An update to your savings account could very well be an upgrade.
Let’s face it, changing your savings account is troublesome and few people want to do it. However, there are some good reasons to do so. While you’ll have to make some updates (such as informing the employer who banks in your cheques), a simple switch can bring some big advantages over time. Here’s when you might want to consider changing your savings account:
1. The interest rate doesn’t match your spending habits
The typical interest rate for a savings account ranges between 0.125 per cent per annum, to 0.5 per cent. However, there are now bank accounts that can go beyond this.
For example, say you use a DBS Multiplier account. If one of the following: your monthly credit card spend, home loan repayment, insurance or investment, plus your credited salary is at least $2,000 or more, your interest rate can go up to 1.8 per cent. This is more than triple the usual interest rate.
2. You want to keep a part of your finances private
For security reasons, it’s a good idea to confidentially keep some money in a separate account. This is useful when someone else – such as a family member – has access to your bank account, or can monitor it.
For example, retirees who have their finances looked after by a caretaker should set a portion of their money in a separate account, in event of situations like theft. If the caretaker proves unreliable, they at least cannot run off with all of the retiree’s cash.
Do consider the benefits of quietly setting aside a second savings account, away from prying eyes.
3. You find the bank’s administrative process or user interfaces too cumbersome
Not all banks are equal, in terms of service and digital banking. You may find that your bank is too unresponsive to queries, or that their digital banking platform is unreliable.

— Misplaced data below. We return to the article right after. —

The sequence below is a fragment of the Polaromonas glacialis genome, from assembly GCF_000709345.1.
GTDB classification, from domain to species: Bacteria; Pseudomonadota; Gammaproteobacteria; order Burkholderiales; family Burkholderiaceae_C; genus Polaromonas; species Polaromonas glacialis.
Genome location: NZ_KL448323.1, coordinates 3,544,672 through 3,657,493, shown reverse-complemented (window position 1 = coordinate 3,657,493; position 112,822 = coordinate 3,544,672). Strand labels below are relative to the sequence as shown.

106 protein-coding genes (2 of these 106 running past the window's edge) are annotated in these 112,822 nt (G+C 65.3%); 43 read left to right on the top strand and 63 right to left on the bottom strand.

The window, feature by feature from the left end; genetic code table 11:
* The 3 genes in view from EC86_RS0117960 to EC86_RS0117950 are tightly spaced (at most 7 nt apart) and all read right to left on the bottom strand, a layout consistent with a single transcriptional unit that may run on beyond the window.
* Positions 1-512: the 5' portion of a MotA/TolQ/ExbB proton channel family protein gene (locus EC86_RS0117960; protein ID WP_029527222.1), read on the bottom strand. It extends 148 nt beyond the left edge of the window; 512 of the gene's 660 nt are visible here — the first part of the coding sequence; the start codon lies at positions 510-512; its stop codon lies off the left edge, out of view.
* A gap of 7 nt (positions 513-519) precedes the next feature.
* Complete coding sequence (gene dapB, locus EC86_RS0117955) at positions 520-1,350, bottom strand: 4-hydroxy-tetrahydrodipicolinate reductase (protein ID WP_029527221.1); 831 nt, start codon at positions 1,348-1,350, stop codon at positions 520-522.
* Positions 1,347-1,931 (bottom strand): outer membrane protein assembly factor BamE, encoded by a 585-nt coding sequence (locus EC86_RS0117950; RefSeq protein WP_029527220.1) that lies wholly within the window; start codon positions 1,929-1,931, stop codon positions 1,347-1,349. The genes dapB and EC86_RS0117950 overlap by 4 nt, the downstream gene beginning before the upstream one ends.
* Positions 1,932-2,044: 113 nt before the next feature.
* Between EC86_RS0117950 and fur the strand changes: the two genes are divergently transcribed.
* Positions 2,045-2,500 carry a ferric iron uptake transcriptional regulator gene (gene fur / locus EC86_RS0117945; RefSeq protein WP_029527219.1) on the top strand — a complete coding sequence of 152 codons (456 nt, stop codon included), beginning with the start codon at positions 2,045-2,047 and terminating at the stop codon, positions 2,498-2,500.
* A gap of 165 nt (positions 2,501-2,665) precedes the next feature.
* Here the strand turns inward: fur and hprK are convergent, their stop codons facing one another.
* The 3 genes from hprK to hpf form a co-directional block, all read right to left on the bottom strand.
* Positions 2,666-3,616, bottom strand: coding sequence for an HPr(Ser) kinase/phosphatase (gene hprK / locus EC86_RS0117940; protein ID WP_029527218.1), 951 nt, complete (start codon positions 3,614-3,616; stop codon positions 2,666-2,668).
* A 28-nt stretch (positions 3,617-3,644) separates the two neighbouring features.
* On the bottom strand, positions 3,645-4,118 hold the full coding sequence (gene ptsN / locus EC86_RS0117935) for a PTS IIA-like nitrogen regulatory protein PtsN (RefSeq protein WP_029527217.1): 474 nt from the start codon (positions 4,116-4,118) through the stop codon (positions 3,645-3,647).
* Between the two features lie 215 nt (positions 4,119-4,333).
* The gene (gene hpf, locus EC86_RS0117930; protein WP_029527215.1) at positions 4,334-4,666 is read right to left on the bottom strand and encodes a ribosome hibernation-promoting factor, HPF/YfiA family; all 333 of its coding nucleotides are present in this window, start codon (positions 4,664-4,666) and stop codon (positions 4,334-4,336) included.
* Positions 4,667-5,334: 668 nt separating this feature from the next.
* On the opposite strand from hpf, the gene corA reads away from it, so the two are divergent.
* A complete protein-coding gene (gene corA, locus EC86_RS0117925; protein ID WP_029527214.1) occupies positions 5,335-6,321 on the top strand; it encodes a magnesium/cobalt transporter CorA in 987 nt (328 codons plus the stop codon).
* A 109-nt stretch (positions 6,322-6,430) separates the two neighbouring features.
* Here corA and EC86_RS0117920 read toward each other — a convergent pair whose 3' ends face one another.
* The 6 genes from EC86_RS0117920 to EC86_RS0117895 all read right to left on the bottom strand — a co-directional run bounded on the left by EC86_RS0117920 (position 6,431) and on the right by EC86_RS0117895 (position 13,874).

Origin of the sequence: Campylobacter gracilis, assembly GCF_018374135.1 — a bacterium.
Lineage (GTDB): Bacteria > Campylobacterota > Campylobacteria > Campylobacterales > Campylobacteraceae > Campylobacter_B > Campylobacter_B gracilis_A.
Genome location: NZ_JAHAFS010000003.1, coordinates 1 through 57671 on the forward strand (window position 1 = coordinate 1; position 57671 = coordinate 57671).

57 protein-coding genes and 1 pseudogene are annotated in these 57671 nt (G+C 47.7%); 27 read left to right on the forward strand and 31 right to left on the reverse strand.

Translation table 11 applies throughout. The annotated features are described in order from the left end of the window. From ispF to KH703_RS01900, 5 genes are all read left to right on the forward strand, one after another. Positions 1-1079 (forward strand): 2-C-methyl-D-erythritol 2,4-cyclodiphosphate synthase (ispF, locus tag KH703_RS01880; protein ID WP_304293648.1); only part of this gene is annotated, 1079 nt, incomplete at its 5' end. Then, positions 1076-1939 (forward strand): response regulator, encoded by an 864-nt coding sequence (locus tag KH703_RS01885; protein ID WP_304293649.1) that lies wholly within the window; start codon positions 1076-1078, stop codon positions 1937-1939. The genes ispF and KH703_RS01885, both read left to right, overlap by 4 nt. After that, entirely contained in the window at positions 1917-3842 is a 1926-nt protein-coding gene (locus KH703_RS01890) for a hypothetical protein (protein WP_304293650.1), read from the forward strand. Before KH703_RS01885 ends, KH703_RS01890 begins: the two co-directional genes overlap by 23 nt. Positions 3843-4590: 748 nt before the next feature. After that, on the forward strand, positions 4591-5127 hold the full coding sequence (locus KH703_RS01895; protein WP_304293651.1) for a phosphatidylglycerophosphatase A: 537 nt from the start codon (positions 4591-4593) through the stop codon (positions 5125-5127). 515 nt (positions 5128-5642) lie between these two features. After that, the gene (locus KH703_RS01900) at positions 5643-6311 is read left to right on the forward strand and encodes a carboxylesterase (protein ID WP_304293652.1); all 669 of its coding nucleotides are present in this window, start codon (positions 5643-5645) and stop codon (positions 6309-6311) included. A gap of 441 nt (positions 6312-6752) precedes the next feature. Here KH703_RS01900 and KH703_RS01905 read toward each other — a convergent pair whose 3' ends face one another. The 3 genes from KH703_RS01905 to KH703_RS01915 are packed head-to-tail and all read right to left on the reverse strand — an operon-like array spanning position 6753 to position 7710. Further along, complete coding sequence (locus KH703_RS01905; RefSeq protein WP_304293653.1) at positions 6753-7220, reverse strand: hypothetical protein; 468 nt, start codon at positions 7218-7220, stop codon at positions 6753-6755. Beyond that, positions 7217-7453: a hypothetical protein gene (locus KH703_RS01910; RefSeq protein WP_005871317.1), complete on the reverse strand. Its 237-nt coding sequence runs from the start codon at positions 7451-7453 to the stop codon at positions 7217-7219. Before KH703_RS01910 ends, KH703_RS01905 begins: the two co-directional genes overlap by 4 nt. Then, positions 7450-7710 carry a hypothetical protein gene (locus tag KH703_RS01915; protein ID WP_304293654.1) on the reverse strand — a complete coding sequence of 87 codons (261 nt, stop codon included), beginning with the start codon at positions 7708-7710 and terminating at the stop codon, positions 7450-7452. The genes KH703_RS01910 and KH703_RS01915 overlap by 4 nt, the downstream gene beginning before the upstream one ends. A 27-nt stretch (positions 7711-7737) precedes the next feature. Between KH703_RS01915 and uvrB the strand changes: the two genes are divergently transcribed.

Don’t underrate the degree of inconvenience this can cause: you might find yourself stuck at an airport overseas, because you can’t access funds for an alternate flight until your password is reset…sometime tomorrow.
If you’re constantly frustrated by you bank, it may save you time and stress to just switch.
4. You can never find an ATM machine when you need it
We don’t want to point fingers, but some banks seem to have a serious shortage of ATMs. You could find yourself having to travel two or three MRT stops just to withdraw cash or deposit money.
If you often need to make cash transactions from your savings account (e.g. you run a small business and often have temporary helpers to pay), you may want to switch to a bank with more conveniently located ATMs.
5. You’re opening a joint account
If you’re opening a joint account for any reason (e.g. you’re getting married), consider if your existing bank will serve your purposes as a couple.
Shared spending habits often differ between individuals and couples. For example, say you don’t like to use credit cards, but your spouse uses them as a mode of payment. You may want to open a joint account that also rewards you for credit card spend, if your current bank doesn’t.
6. You’ve just moved to Singapore, or are moving out of Singapore
While banking is global these days, it’s still preferable to have a local bank. It’s always best to have an actual bank branch that you can visit, and through which you can speak to the relevant managers and bank tellers.
Alternatively, if you’re always moving in and out of the country, you might want to consider switching to a Multi-Currency Account (MCA). This can save you the cost of having to make a lot of currency conversions.
7. Your bank doesn’t seem to value the relationship
Some banks only ever seem to give perks to new clients. If there’s a free luggage carrier, it goes to “new to bank” applicants. If there’s a higher interest rate, it goes to “first time bank customers”.
But what do the existing customers get?
On top of these promotions, you may feel that customer service is just sub-par. A simple phone call to replace a debit card might take hours, or you might unfairly be held liable for credit card theft.
In these situations, don’t be timid and switch your bank. Remember, if you allow a bank to treat you badly, it will carry on and do the same for other customers too. When it comes to a bank’s performance, you can vote by taking your money elsewhere.
By Ryan Ong
Ryan has been writing about finance for the last 10 years. He also has his fingers in a lot of other pies, having written for publications such as Men’s Health, Her World, Esquire, and Yahoo! Finance.